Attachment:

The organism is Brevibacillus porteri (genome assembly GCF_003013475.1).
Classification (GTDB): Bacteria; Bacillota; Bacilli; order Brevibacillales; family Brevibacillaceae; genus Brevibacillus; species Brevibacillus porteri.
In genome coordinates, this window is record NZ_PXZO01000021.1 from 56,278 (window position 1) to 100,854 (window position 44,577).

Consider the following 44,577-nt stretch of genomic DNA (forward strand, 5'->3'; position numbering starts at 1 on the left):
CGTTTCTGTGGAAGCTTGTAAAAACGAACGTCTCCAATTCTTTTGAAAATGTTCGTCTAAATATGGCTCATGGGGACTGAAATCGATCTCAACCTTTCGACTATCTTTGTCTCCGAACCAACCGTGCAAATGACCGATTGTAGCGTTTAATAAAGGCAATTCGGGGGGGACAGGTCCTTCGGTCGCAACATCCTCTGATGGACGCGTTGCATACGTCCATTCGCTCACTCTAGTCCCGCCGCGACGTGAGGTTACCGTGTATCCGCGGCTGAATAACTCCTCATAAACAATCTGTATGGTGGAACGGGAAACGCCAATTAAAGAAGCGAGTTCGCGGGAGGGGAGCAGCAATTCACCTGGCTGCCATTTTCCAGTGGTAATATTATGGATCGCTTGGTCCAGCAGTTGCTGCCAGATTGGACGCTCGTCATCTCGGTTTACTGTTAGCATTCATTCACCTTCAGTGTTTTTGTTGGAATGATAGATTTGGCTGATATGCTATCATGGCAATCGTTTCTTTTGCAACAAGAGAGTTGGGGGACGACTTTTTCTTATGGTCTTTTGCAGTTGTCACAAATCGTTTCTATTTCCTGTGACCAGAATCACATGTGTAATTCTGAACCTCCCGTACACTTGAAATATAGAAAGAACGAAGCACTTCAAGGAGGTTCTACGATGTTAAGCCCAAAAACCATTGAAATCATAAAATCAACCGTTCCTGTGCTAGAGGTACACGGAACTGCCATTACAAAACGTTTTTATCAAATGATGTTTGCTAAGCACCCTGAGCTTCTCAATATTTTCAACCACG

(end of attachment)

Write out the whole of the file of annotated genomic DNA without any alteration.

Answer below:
The organism is Brevibacillus porteri (genome assembly GCF_003013475.1).
Classification (GTDB): Bacteria; Bacillota; Bacilli; order Brevibacillales; family Brevibacillaceae; genus Brevibacillus; species Brevibacillus porteri.
In genome coordinates, this window is record NZ_PXZO01000021.1 from 56,278 (window position 1) to 100,854 (window position 44,577).

Consider the following 44,577-nt stretch of genomic DNA (forward strand, 5'->3'; position numbering starts at 1 on the left):
CGTTTCTGTGGAAGCTTGTAAAAACGAACGTCTCCAATTCTTTTGAAAATGTTCGTCTAAATATGGCTCATGGGGACTGAAATCGATCTCAACCTTTCGACTATCTTTGTCTCCGAACCAACCGTGCAAATGACCGATTGTAGCGTTTAATAAAGGCAATTCGGGGGGGACAGGTCCTTCGGTCGCAACATCCTCTGATGGACGCGTTGCATACGTCCATTCGCTCACTCTAGTCCCGCCGCGACGTGAGGTTACCGTGTATCCGCGGCTGAATAACTCCTCATAAACAATCTGTATGGTGGAACGGGAAACGCCAATTAAAGAAGCGAGTTCGCGGGAGGGGAGCAGCAATTCACCTGGCTGCCATTTTCCAGTGGTAATATTATGGATCGCTTGGTCCAGCAGTTGCTGCCAGATTGGACGCTCGTCATCTCGGTTTACTGTTAGCATTCATTCACCTTCAGTGTTTTTGTTGGAATGATAGATTTGGCTGATATGCTATCATGGCAATCGTTTCTTTTGCAACAAGAGAGTTGGGGGACGACTTTTTCTTATGGTCTTTTGCAGTTGTCACAAATCGTTTCTATTTCCTGTGACCAGAATCACATGTGTAATTCTGAACCTCCCGTACACTTGAAATATAGAAAGAACGAAGCACTTCAAGGAGGTTCTACGATGTTAAGCCCAAAAACCATTGAAATCATAAAATCAACCGTTCCTGTGCTAGAGGTACACGGAACTGCCATTACAAAACGTTTTTATCAAATGATGTTTGCTAAGCACCCTGAGCTTCTCAATATTTTCAACCACG